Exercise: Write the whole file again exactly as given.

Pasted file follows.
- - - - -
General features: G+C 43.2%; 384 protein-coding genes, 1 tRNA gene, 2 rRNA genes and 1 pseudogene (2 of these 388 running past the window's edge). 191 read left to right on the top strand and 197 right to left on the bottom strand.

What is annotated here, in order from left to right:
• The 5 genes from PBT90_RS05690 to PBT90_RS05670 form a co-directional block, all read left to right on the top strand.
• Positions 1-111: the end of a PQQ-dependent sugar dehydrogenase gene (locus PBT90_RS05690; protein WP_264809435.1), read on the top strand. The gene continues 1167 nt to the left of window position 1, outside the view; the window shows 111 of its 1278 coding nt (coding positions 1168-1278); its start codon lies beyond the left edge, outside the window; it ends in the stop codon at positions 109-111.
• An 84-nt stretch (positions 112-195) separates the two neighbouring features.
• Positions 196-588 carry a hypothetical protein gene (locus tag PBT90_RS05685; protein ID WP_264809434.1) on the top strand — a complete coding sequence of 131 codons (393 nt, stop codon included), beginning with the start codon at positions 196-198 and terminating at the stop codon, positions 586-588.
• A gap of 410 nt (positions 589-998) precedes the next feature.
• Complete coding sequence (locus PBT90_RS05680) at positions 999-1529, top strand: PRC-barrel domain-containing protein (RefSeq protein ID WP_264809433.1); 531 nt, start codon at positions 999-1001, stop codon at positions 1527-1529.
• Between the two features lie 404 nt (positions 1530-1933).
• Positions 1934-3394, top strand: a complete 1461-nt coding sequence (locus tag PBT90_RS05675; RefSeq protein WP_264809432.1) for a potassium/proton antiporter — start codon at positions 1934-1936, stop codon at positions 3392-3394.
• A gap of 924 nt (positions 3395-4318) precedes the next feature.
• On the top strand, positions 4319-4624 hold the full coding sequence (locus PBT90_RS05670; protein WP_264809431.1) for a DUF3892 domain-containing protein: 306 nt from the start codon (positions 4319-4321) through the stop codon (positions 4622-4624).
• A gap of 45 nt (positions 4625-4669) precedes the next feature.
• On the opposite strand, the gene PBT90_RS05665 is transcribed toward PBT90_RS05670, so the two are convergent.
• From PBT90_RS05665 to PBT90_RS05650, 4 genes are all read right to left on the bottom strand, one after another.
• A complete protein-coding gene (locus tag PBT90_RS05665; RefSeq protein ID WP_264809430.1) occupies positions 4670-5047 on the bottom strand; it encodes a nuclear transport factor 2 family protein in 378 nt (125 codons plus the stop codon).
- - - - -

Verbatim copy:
General features: G+C 43.2%; 384 protein-coding genes, 1 tRNA gene, 2 rRNA genes and 1 pseudogene (2 of these 388 running past the window's edge). 191 read left to right on the top strand and 197 right to left on the bottom strand.

What is annotated here, in order from left to right:
• The 5 genes from PBT90_RS05690 to PBT90_RS05670 form a co-directional block, all read left to right on the top strand.
• Positions 1-111: the end of a PQQ-dependent sugar dehydrogenase gene (locus PBT90_RS05690; protein WP_264809435.1), read on the top strand. The gene continues 1167 nt to the left of window position 1, outside the view; the window shows 111 of its 1278 coding nt (coding positions 1168-1278); its start codon lies beyond the left edge, outside the window; it ends in the stop codon at positions 109-111.
• An 84-nt stretch (positions 112-195) separates the two neighbouring features.
• Positions 196-588 carry a hypothetical protein gene (locus tag PBT90_RS05685; protein ID WP_264809434.1) on the top strand — a complete coding sequence of 131 codons (393 nt, stop codon included), beginning with the start codon at positions 196-198 and terminating at the stop codon, positions 586-588.
• A gap of 410 nt (positions 589-998) precedes the next feature.
• Complete coding sequence (locus PBT90_RS05680) at positions 999-1529, top strand: PRC-barrel domain-containing protein (RefSeq protein ID WP_264809433.1); 531 nt, start codon at positions 999-1001, stop codon at positions 1527-1529.
• Between the two features lie 404 nt (positions 1530-1933).
• Positions 1934-3394, top strand: a complete 1461-nt coding sequence (locus tag PBT90_RS05675; RefSeq protein WP_264809432.1) for a potassium/proton antiporter — start codon at positions 1934-1936, stop codon at positions 3392-3394.
• A gap of 924 nt (positions 3395-4318) precedes the next feature.
• On the top strand, positions 4319-4624 hold the full coding sequence (locus PBT90_RS05670; protein WP_264809431.1) for a DUF3892 domain-containing protein: 306 nt from the start codon (positions 4319-4321) through the stop codon (positions 4622-4624).
• A gap of 45 nt (positions 4625-4669) precedes the next feature.
• On the opposite strand, the gene PBT90_RS05665 is transcribed toward PBT90_RS05670, so the two are convergent.
• From PBT90_RS05665 to PBT90_RS05650, 4 genes are all read right to left on the bottom strand, one after another.
• A complete protein-coding gene (locus tag PBT90_RS05665; RefSeq protein ID WP_264809430.1) occupies positions 4670-5047 on the bottom strand; it encodes a nuclear transport factor 2 family protein in 378 nt (125 codons plus the stop codon).